Elaine Mardis, Ph.D., co-director of the Washington University Genome Institute (Source: Washington University Genome Institute)“We used conventional in vitro lab assays, called ‘Elispot,’ with an isolate from each patient, to refine the list of peptides we generated from the work above (genomics, comparison of binding affinity),” Mardis said. “The Elispot assays serve as a patient-specific check on the algorithm's predictions. From this list of peptides, the top seven were chosen for GMP manufacturing, and the cocktail of peptides were co-cultured with dendritic cells isolated from the patient to make the vaccine….Once the patient received the vaccine doses, we monitored by flow cytometry to evaluate whether the production of peptide-specific T cells was being stimulated.”

The approach so far promises to effectively address tumor heterogeneity.

“Our approach does consider heterogeneity by evaluating, using genomics, the common neoantigens present in several metastatic lesions,” Mardis told Bioscience Technology. “Therefore, we develop the most broadly tumor-reactive set of T-cells. What we hope is that, like many other types of immunotherapy, we can establish that patients will have lasting or ‘durable’ responses, and they may indeed need only a single course of treatment.”

The durability of the response is not optimal right now. “The peak response occurred eight weeks after the last vaccine round, and one of the open questions about this approach is whether patients will continue to have a durable response,” Mardis said. “It's simply too early to know [although] we do think we can potentially culture the activated T cells so that patients can have a 'booster shot' if needed.”

Mardis can “absolutely” imagine bolstering the vaccine with complimentary therapies. “We do anticipate a second trial that combines the precision vaccine with a checkpoint blockade therapy to evaluate whether this is a better ‘tweak’,” she said.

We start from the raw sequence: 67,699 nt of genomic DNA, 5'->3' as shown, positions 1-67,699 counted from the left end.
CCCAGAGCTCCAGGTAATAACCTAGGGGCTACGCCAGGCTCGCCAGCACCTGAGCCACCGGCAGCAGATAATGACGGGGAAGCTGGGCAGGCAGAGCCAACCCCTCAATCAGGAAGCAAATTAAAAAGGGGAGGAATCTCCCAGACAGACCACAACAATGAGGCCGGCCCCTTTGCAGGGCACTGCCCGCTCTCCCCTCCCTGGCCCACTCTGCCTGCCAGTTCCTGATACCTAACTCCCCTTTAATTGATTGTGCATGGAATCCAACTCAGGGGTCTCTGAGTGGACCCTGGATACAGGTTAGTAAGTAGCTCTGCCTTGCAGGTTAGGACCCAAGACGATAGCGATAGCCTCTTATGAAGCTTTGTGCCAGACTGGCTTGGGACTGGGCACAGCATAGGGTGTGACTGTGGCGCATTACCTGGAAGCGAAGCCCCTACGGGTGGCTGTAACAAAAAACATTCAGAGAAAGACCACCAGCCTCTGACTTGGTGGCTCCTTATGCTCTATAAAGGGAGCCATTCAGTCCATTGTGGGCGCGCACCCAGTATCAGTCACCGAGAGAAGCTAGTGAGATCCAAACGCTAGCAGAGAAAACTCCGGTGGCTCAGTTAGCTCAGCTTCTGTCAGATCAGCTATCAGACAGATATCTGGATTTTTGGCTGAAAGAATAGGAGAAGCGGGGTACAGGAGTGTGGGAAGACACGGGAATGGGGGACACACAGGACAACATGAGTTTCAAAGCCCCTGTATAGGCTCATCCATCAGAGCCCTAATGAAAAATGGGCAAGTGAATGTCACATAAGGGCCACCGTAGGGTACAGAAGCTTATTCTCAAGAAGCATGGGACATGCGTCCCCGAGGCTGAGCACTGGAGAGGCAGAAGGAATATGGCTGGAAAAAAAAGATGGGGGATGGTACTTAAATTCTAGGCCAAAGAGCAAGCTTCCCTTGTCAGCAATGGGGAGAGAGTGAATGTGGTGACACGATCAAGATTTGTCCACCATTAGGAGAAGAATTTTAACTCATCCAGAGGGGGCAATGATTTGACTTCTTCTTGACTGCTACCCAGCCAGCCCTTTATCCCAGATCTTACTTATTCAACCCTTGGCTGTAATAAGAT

June has some reservations. “The main scientific issue facing the field is whether there will be escape by the tumors after vaccination with passenger mutant peptides,” he told Bioscience Technology. “The main engineering issue is how long it will take to develop technology to scale out this highly personalized technology for widespread availability.”

Overall, he said, “I think the major issue is what will be the frequency of escapes, since most of the targets are not driver mutations.”

In response, Mardis noted that, “in Figure 1A of the manuscript, we demonstrate that by sampling from several different tumor isolates for two of the patients, we were able to identify shared tumor-unique neoantigens. This is our current approach and is aimed at identifying neoantigens that make the vaccine most broadly of therapeutic benefit, in principle."

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Additionally, Mardis said, the digital nature of massively parallel sequencing data “enables us to also select the neoantigen candidates that are present in the founder clone of the tumor.  We know from several studies of cancer progression that, while subclones may come and go in tumor evolution, the founder clone persists. Hence, the strategy we are pursuing to focus on founder clone neoantigens should help against the escape phenomenon that Dr. June has raised. “

But, Mardis added: “Dr. June's comments are important considerations, and it is simply too early to know what course the disease will take after dendritic cell vaccination. Since these are early studies, we simply have more unanswered questions than answers.”

New possibilities

Still, the work has clearly generated excitement. Boon explained to Bioscience Technology that, by the early 1990's, it was known "there were two main sources of tumor-specific antigens recognized by T lymphocytes: mutations in the genomes of tumor cells” like the ones targeted by the new vaccines and “a small class of genes called 'cancer-germline genes’ which are expressed only in cancer cells and spermatogonia. In the early attempts at cancer vaccination, only the antigens of the second group were considered because they were shared by many patients. It was impossible to use antigens resulting from mutations, which were different for each patient.” But the present paper shows genomics now makes possible vaccines targeting mutation antigens. “The immunological analysis is still labor-intensive, but I am confident this can be streamlined.”

Boon concluded: “In my view, the best direction of the field will be to combine all available agents and modalities: therapeutic vaccination with T cell activators like anti-CTLA4 and anti-PD1. And for vaccination, use both the antigens resulting from mutations and those expressed by cancer-germline genes. This will result in the best ratio of efficacy versus side-effects.”